Marja-Leena Rathje
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Canadian publisher McClelland & Stewart is celebrating 100 years and has put out their Essential 100 list of books: "Selected from the 700 plus M&S backlist titles currently available, our Essential 100 consists of those titles that  should be on every Canadian's bookshelves."

I found it very interesting to check out how many I've read and how very many more I still want to read. How many of these have YOU read and which one is your favourite? Let me see, my favourite...there are so many.. Jane Urquhart's Away, Rohintron Mistry's A Fine Balance, Michael Ondaatje's The English Patient... it's impossible to choose and Canada has so many fine authors. And, if you are a Canadian resident, you may enter a contest to win these Essential 100 titles. I would need more bookshelves!

I don't buy many novels, preferring to use the library, but I do have a LOT of art books, including a few M&S publications on Canadian artists:

1. Tom Thomson:The Silence and the Storm, Harold Town and David Silcox, 1977.
2. Pellan, Germain Lefebvre 1973
3. Contemporary Canadian Painting, William Withrow 1972
4. The Group of Seven, Peter Mellan, 1970
5. Sculpture of the Eskimo, George Swinton, 1972 (George Swinton was one of my instructors at the University of Manitoba School of Art, and he was well-known for his large collection and his scholarship at a time when interest in Inuit art was barely beginning.)

Marja-Leena | 01/05/2006 | 9 comments
themes: Books, Canada and BC, Other artists


I'm a Tom Thompson fan. I sort of had to be since I used to camp in Algonquin Park. Hey, thought you didn't like landscape!
He was wild! Chasing through the woods to plug himself into the energy of a sunset, a dangerous mad current to have running through one's body. He is a most amazing artist. In his paintings I can hear branches snapping as he crashed through the underbrush, returning to his canoe and camp in near darkness. Perhaps he tried to claim too much: the burning of the sun, fleeting clouds, space tumbling ever forward; the whole of the deserted world before him. How could his small craft of painting ever stand up to those forces of wilderness? I can't think of any canvas able to bear such energy, except perhaps a sail or that lain acrosss the rib of a canoe. But neither of those uses have erected the scaffold of perception that Thompson grabbed into the distance to put the hand of man on the mosaic of the sky.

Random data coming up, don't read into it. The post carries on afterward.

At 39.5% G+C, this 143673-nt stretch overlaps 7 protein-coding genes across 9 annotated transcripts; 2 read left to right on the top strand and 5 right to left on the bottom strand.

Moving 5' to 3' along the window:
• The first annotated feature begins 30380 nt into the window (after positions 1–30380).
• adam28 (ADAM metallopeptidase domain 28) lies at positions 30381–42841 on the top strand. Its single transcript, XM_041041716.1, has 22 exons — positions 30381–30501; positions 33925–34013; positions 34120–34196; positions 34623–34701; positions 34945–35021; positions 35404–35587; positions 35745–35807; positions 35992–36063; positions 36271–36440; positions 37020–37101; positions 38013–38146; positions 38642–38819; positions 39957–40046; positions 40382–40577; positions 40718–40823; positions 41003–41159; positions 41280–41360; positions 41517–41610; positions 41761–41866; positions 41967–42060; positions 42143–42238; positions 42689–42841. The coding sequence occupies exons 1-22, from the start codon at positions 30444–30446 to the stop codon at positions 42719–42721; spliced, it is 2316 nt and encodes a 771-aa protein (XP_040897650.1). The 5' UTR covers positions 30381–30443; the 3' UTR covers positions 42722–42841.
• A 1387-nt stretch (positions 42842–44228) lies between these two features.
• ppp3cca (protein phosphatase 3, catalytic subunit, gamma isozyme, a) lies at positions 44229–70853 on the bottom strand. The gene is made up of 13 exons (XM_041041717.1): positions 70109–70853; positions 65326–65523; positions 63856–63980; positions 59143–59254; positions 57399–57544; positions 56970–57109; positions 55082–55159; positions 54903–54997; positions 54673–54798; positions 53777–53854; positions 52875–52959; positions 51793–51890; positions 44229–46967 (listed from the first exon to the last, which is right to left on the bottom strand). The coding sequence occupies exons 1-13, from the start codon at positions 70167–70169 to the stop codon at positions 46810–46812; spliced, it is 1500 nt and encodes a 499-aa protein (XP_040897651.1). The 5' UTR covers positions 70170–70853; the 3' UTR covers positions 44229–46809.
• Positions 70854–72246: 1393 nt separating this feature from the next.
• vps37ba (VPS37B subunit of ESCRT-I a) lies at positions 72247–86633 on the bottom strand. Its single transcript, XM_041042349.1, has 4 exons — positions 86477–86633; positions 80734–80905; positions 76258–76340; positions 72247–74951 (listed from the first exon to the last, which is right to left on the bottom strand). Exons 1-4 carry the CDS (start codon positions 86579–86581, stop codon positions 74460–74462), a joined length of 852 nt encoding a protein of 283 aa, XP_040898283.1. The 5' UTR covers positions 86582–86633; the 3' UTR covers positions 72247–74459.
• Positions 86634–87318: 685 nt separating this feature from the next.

Whoops! I got wordy and didn't say what I had hoped to!

Is his work ever on display in BC? I have, of course, never actually seen one of his paintings in person. Hope I'm thinking of the same person you are referring to...

Was he in the "Group of Seven"?

Hi Bill, Tom Thomson is one of Canada's favourite artists, along with the Group of Seven, almost to the point where many feel that later artists are not getting due recognition! They represent Canada and its landscape to many. When I was a child there were many reproductions in the schools and public spaces. I love them and accept them as part of Canadian art, even though traditional landscapes aren't "my thing". Also the Ontario landscape that they painted reminds me of Finland, and I also find a similarity to works by some Finnish painters of that same era.